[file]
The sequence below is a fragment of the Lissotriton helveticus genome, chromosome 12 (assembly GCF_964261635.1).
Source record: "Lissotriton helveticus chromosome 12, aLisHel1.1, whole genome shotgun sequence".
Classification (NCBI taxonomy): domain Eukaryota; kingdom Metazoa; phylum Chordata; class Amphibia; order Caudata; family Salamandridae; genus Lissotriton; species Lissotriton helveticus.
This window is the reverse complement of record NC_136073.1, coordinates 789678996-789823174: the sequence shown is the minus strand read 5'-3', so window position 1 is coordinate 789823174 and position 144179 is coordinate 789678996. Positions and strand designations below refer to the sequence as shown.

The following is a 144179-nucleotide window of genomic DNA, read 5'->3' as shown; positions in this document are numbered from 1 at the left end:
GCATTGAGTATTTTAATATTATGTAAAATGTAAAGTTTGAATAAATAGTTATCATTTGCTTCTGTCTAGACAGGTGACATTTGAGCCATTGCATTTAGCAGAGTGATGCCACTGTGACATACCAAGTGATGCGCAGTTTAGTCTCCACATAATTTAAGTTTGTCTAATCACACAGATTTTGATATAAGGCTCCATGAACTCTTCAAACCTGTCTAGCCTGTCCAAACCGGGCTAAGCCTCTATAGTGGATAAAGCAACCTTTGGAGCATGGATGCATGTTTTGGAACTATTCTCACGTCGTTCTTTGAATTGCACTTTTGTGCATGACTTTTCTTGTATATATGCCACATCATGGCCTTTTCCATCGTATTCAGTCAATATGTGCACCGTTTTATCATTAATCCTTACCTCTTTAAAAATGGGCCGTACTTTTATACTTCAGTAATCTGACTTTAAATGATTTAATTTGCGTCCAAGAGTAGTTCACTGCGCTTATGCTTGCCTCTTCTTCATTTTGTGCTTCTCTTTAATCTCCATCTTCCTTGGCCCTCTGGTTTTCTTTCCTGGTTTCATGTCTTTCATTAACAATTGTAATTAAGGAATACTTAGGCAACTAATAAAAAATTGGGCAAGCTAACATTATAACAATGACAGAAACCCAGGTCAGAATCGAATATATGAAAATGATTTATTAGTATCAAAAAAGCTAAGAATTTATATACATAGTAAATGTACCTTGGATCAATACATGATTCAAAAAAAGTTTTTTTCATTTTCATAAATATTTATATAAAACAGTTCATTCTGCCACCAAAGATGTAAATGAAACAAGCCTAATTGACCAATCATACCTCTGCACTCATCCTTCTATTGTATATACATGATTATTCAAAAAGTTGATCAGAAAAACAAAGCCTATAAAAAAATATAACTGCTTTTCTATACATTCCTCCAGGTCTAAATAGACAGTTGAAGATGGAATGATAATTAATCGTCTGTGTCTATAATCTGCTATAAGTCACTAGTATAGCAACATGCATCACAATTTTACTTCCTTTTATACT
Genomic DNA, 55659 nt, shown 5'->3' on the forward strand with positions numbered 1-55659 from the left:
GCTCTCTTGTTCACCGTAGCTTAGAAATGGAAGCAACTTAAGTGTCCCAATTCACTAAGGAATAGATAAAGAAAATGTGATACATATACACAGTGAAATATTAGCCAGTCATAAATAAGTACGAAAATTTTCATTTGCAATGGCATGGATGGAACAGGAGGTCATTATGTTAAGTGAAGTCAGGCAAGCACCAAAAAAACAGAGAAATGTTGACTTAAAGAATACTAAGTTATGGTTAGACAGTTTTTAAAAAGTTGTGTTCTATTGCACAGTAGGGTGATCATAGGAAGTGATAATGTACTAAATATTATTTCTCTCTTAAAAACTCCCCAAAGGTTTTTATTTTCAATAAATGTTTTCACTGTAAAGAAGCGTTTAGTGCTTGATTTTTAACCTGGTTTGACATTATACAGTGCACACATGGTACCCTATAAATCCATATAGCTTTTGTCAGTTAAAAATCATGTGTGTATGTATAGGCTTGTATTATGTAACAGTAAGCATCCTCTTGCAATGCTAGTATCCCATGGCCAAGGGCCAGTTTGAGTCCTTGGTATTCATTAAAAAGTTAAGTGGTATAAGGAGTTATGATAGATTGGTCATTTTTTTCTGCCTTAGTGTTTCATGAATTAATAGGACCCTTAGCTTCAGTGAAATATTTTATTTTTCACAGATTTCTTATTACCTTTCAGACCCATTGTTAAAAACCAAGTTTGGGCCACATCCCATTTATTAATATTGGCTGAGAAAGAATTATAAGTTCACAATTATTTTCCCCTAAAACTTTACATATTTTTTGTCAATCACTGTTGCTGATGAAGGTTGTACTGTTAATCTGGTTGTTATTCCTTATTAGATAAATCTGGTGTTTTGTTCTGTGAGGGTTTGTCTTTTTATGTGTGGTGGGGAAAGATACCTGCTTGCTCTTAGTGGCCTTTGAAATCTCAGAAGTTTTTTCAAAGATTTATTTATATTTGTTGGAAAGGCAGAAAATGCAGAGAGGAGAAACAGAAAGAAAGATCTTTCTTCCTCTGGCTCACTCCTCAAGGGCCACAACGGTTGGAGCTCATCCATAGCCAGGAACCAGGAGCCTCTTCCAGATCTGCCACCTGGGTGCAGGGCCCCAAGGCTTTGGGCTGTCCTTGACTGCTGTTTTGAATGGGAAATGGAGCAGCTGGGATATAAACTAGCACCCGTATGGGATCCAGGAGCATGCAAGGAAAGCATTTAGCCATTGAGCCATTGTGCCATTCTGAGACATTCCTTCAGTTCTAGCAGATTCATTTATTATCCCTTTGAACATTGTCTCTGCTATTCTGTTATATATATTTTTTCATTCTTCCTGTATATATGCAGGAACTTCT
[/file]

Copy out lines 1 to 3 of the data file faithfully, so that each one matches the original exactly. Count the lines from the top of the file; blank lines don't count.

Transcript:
The sequence below is a fragment of the Lissotriton helveticus genome, chromosome 12 (assembly GCF_964261635.1).
Source record: "Lissotriton helveticus chromosome 12, aLisHel1.1, whole genome shotgun sequence".
Classification (NCBI taxonomy): domain Eukaryota; kingdom Metazoa; phylum Chordata; class Amphibia; order Caudata; family Salamandridae; genus Lissotriton; species Lissotriton helveticus.